|The Marketing Plan section of the business plan demonstrates how a company will penetrate the market with its products and services. The Marketing Plan should include “the four P’s” – Product, Promotions, Price, and Place.
Products and/or Services
The first “P” stands for Product, but includes all products and services that the company offers. This section of the business plan should detail all the features of the products and services, how they work, their unique/proprietary attributes, etc. For products that are patented and/or technical in nature, drawings and backup materials should be presented in the Appendix.
Most growing companies offer certain products and services today but expect to offer more in the future. It is important to mention both current and future products/services here, but to focus primarily on the short-to-intermediate term horizon.
Promotions include each of the activities that induce a customer to buy the company’s products and services. Promotional activities could include advertising, public relations (PR), free samples, discounts, direct mail, telemarketing, partnerships, etc.
This section of the business plan discusses which promotions will be used and how they will be used. For instance, if partnerships will be used to secure new customers, the plan must explain which companies are partners, how they will be able to provide new customers, how the partnership will work (from operational/ financial standpoints), etc.
This section must be as specific as possible, particularly as it relates to discussing future promotions. To say that a company is going to generate PR in trade magazines is simply too vague. Rather, the plan must explain the type of article/feature that may be written about the firm and why, which specific trade journals that will be targeted and/or the projected publication dates.
In discussing how the company will promote itself, it is important to discuss how the company will position itself. This positioning statement details the attributes that customers will assign to the company, its products and services. The choice of promotional activities must support this positioning. For example, discounts might not be consistent with a desire to be considered an upscale brand.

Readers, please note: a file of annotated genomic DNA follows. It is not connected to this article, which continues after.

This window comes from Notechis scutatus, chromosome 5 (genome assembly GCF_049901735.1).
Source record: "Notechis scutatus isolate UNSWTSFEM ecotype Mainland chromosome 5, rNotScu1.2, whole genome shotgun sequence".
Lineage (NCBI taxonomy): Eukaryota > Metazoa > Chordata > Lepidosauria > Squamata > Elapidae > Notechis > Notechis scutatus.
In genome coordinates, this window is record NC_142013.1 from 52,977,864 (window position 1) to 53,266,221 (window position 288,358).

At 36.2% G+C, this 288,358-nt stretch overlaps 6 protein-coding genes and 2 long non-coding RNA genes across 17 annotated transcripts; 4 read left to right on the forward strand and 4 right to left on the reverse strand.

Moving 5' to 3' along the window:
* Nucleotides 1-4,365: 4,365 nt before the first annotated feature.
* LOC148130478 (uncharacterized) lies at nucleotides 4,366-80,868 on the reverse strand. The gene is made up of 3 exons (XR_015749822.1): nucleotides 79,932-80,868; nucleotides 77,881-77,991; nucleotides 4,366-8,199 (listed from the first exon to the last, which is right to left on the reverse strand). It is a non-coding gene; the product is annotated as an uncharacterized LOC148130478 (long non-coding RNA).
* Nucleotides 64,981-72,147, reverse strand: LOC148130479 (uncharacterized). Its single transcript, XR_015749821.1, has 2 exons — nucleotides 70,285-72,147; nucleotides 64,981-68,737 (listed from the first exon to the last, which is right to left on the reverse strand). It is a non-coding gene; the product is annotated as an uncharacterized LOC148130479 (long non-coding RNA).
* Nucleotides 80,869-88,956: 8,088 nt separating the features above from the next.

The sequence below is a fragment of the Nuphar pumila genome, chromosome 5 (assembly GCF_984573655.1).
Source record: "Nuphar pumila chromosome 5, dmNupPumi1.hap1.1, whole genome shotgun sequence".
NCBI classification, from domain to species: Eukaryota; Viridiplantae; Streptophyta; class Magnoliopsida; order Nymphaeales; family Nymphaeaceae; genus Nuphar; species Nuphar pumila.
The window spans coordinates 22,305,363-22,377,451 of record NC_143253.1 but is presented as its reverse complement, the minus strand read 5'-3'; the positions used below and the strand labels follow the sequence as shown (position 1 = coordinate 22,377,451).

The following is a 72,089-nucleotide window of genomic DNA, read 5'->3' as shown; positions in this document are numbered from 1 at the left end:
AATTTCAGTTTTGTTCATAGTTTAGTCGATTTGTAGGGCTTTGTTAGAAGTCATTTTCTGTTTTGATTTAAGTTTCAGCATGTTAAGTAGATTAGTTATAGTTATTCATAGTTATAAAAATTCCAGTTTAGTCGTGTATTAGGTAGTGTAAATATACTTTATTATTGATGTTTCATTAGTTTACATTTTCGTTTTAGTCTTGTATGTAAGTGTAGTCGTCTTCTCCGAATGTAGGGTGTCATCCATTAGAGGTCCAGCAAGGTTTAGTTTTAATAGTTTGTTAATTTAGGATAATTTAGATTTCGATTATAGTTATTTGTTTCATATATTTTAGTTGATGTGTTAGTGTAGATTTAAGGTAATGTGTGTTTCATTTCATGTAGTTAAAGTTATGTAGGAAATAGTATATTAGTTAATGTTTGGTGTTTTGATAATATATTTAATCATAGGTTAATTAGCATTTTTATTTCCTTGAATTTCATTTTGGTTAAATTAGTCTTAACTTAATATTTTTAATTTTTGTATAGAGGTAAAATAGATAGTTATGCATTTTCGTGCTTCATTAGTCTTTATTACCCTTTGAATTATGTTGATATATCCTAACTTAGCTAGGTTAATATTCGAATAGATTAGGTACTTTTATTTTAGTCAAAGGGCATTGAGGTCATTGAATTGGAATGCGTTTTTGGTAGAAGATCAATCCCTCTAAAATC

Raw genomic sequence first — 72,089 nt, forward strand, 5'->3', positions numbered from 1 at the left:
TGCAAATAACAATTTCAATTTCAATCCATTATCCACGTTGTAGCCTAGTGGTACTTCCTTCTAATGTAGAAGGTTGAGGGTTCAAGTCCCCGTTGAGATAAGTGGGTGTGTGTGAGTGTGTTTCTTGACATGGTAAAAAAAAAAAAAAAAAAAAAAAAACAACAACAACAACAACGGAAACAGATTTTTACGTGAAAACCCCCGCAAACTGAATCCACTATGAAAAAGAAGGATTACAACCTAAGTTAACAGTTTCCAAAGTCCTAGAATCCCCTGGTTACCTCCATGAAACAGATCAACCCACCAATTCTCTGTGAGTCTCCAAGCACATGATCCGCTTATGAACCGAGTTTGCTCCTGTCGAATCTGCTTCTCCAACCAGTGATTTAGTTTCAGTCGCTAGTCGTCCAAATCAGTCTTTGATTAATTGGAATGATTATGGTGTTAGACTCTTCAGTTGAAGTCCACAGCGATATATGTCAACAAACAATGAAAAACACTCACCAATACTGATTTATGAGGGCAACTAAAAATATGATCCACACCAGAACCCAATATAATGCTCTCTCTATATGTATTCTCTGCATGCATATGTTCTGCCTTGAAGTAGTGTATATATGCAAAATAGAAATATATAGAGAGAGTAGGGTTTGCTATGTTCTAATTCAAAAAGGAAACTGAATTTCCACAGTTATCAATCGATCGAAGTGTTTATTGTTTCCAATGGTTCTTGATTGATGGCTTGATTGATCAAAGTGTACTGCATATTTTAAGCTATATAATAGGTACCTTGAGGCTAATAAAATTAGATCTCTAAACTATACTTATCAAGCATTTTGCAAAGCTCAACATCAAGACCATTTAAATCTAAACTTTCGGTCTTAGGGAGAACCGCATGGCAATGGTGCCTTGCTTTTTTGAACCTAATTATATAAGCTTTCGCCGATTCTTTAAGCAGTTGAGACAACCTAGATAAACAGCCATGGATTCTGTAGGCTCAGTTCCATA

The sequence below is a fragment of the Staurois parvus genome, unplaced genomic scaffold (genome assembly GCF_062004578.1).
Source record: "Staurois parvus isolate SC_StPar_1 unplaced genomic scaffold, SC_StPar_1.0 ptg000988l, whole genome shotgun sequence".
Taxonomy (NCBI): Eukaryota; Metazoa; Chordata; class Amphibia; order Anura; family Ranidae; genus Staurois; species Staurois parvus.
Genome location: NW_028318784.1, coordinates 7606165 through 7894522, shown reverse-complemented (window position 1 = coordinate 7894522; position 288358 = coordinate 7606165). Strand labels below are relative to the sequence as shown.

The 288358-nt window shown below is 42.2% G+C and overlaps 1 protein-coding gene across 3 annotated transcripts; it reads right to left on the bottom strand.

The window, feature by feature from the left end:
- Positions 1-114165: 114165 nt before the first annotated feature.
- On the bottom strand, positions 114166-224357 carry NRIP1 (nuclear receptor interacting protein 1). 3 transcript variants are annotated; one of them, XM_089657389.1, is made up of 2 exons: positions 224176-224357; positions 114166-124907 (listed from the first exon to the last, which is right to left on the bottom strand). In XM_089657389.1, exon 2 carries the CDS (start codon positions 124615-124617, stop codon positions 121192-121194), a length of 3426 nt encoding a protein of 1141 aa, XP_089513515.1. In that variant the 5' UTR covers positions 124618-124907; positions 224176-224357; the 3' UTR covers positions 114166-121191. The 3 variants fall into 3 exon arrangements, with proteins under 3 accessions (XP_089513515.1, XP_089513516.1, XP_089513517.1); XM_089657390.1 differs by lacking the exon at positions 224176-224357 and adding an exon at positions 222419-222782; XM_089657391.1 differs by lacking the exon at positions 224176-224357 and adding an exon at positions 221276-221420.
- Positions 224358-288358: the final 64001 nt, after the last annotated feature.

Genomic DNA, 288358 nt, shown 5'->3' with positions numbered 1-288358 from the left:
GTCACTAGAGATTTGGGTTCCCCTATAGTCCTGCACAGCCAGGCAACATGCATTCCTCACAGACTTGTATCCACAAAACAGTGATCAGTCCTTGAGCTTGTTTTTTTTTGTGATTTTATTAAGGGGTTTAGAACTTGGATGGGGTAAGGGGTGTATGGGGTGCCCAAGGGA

This section of the plan should detail the price point(s) at which the company’s products and services will be sold. If the products/ services are sold as bundles, these should be detailed in this section. Rationale for the pricing should be given when applicable (e.g., why the company has chosen an initiation fee plus monthly membership fees versus a one-time lifetime membership fee).
The final “P” refers to “Place” or “Distribution” and explains how a company’s products and/or services will be delivered to customers. This section is crucial because if customers cannot access products and services, they cannot purchase them.
This section is especially critical for high-growth, capital-constrained companies. Attaining profit-effective distribution channels is often the most vexing challenge for these businesses. Examples of distribution methods include retail locations, website, distributors, wholesalers, direct mail catalogs, etc.
Many companies have multiple distribution methods to deliver their products and services to customers and each should be detailed here.
Detailing the “the four P’s” in the marketing plan is critical in proving to investors that your company will be able to efficiently and effectively penetrate its market.
About the author:
GT Business Plans has developed over 200 business plans for clients that have collectively raised over $750 million in financing, launched numerous new product and service lines and gained competitive advantage and market share. GT Business Plans is the sister site of GT Venture Capital
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